But onto the reason for the title of this entry. You might think that Obama is just another politician, just like every other guy who’s been elected President. But there’s something different about him, something that makes him stand apart from every other President the US has ever had. Yes, it’s true: Barack Obama has won two Grammy awards, both for Best Spoken Word Album. As far as I can tell, no other President has ever won a Grammy award.

To be fair, Bill Clinton and Jimmy Carter have each won a Grammy award, also for spoken word performances, but they both won theirs after being President. Hillary Rodham Clinton has also won one, so perhaps in four years…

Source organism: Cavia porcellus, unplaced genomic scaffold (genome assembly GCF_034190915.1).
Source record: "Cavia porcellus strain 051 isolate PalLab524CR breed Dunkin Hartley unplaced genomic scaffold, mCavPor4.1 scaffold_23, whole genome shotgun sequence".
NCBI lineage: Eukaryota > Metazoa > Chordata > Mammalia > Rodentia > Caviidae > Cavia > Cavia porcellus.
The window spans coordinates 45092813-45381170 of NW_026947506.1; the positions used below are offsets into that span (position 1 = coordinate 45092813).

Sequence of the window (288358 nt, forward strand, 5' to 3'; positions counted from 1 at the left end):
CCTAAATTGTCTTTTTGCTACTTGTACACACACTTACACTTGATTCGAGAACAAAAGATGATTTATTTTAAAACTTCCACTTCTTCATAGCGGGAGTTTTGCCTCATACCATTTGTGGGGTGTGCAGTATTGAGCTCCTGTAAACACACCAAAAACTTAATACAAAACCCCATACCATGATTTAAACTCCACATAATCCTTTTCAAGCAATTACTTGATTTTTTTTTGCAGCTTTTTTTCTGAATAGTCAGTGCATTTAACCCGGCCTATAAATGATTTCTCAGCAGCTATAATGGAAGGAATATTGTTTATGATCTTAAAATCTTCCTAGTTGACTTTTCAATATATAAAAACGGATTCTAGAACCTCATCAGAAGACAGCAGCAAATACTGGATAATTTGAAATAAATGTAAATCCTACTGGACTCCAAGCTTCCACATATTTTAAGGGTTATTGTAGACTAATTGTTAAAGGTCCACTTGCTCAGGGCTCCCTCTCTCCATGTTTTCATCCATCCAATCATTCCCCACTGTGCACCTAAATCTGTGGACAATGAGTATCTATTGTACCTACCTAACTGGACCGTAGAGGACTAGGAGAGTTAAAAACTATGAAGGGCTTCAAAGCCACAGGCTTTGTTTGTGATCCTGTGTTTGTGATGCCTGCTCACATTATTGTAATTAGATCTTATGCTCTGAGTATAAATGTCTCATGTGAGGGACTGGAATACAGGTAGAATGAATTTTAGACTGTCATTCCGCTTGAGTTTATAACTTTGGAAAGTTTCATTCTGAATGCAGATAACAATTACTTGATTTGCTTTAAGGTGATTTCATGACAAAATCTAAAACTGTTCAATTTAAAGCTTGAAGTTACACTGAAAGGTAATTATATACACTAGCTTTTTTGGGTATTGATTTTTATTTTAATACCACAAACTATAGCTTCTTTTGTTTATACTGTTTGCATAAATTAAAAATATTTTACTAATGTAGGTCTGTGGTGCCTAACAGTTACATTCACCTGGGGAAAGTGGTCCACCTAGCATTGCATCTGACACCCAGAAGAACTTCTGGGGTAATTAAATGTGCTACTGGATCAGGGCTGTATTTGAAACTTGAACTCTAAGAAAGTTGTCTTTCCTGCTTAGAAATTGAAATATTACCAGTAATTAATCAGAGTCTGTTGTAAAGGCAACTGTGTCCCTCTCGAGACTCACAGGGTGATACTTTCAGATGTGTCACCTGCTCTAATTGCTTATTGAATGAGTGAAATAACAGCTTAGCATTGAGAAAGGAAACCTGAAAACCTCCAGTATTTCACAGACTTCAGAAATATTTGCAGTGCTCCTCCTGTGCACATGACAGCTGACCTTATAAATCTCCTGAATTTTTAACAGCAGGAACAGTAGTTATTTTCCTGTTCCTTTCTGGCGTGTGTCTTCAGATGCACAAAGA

And what is your business in the United States, Mr. bin Laden?

A Canadian man whose name got on the US no-fly list has legally changed it to avoid hassles whenever he flies. Because of identity theft, every time he went through customs in the US, he’d be pulled aside and questioned, sometimes for hours. So after enduring this for years as well as complaining to the TSA who said that they couldn’t (or wouldn’t) remove his name, he legally changed it, and now he’s fine. Good thing the terrorists don’t know about this idea.